Posts tagged with "diversity"

On the Virtue of Real Action in Place of `Virtue Signaling’

Credit: TIME

When jogging through my neighborhood at sunrise, I often see backyard signs pledging allegiance to a sacred political principle which my neighbors hold dear. The backyard signs communicate what the neighbors want others to think that they care about. However, these signs do little to promote in practice the cause they highlight. The signs are posted because they represent a popular opinion within the community. They would not be posted in a community with a different set of values, to avoid the risk of controversy. Ironically, it is the other community that needs convincing, and where the sign would serve the purpose of engaging in a dialogue to improve the world.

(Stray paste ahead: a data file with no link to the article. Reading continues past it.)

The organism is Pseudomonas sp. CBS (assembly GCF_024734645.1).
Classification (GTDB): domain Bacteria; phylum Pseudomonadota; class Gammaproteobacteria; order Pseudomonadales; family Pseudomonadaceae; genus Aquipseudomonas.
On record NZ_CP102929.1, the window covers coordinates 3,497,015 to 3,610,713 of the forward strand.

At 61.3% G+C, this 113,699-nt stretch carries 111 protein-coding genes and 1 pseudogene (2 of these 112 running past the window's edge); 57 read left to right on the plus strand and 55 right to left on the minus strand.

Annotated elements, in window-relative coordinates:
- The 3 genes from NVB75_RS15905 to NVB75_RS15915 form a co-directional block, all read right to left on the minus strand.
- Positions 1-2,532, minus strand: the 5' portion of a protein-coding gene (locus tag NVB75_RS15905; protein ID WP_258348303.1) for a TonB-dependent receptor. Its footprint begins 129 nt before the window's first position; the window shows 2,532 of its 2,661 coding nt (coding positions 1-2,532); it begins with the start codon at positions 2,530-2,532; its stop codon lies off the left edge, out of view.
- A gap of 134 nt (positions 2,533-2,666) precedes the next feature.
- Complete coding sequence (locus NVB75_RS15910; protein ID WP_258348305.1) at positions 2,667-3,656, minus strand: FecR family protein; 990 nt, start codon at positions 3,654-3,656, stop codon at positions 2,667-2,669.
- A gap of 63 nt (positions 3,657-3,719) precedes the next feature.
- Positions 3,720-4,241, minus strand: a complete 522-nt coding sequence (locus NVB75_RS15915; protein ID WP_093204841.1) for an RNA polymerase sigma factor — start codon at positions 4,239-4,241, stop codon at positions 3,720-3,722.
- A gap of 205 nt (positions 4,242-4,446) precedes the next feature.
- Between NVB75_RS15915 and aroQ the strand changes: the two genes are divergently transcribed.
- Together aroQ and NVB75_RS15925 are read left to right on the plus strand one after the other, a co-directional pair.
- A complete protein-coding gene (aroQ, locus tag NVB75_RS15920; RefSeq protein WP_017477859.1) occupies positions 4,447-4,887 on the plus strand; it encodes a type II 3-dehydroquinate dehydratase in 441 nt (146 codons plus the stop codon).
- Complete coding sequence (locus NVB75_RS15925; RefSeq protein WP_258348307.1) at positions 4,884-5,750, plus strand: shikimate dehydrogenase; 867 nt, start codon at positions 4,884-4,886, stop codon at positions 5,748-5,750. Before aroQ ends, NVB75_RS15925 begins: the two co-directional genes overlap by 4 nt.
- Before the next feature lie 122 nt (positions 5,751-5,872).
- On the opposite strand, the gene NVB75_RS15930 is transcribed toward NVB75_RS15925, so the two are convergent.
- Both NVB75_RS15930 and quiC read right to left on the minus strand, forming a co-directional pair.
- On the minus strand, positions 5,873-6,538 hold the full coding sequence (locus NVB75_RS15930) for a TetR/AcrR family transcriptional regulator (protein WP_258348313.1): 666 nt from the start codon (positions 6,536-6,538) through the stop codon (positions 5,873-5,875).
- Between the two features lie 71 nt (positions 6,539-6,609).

A 2020 Morning Consult poll found that a quarter of adults without children say climate change is part of the reason they didn’t have children. Given the rest of our industrial activities, their choice has little impact on suppressing climate change, akin to the impact of becoming vegan on saving endangered species. But these decisions make people feel and look better within their like-minded communities.

Later in my day, I see many of my colleagues on the academic campus using popular slogans to express their loyalty to trendy principles. The spectacle reminds me of the uniform we used to wear at elementary school to hide our actual socioeconomic backgrounds. This is all good, except that when it comes to the hard work necessary for fulfilling these same principles by actually helping real people, the same colleagues are nowhere to be found.

What is the virtue inherent in `virtue signaling’? Clearly, it is the pleasure of communicating the beauty of ideas that aim to repair a broken world. But without turning them into action, the beautiful ideas resemble an engine that lacks transmission. A car’s transmission is essential for turning the engine’s power into motion on the road. The engine by itself only makes noise.